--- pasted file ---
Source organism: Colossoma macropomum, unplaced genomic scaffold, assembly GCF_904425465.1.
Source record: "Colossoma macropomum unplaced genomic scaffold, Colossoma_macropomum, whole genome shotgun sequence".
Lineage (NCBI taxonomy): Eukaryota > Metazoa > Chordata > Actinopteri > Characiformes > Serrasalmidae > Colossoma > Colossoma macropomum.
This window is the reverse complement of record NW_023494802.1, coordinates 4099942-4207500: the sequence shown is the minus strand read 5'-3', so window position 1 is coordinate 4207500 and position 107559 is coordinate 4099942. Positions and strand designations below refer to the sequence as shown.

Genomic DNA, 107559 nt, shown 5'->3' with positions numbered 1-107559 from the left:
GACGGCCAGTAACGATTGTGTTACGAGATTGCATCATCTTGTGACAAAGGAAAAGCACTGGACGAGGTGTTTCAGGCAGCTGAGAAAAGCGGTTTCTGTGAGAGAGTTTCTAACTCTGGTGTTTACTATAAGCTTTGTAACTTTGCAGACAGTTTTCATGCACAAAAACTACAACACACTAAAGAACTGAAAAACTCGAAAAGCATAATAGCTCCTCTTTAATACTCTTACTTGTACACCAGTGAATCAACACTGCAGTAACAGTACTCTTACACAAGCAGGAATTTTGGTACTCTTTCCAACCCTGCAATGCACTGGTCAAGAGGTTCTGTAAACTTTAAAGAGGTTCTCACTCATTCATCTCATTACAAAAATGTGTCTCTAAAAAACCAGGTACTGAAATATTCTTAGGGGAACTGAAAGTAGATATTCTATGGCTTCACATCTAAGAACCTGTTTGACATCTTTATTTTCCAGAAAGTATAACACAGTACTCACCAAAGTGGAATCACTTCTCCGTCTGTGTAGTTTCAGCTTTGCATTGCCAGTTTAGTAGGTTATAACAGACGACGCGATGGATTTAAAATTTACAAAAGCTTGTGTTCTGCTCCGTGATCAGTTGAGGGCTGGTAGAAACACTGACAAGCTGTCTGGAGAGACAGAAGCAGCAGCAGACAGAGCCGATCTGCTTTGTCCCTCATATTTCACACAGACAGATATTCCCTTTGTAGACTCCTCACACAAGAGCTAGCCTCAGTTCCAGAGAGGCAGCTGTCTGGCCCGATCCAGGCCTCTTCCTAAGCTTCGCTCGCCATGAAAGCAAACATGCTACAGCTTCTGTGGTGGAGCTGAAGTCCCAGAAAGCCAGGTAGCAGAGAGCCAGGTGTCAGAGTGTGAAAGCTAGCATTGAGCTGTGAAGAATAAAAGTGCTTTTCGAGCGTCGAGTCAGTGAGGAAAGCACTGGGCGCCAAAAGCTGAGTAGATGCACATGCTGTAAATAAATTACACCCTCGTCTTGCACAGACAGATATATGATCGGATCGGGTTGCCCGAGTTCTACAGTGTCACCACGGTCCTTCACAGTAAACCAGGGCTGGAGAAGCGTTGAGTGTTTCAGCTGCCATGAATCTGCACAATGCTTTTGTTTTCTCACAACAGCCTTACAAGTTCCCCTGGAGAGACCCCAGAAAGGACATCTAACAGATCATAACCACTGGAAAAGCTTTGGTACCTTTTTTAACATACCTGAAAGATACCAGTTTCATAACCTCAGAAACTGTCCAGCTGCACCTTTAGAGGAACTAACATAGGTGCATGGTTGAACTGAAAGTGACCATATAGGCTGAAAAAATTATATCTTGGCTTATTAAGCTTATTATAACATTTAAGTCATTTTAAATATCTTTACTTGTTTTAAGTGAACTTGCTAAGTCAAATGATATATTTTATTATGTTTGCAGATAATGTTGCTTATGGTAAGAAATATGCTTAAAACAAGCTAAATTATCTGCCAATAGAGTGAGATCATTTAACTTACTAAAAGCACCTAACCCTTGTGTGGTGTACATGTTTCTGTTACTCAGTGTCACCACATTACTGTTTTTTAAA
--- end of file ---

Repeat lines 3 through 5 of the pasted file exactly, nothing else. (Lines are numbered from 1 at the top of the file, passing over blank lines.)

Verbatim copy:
Lineage (NCBI taxonomy): Eukaryota > Metazoa > Chordata > Actinopteri > Characiformes > Serrasalmidae > Colossoma > Colossoma macropomum.
This window is the reverse complement of record NW_023494802.1, coordinates 4099942-4207500: the sequence shown is the minus strand read 5'-3', so window position 1 is coordinate 4207500 and position 107559 is coordinate 4099942. Positions and strand designations below refer to the sequence as shown.

Genomic DNA, 107559 nt, shown 5'->3' with positions numbered 1-107559 from the left: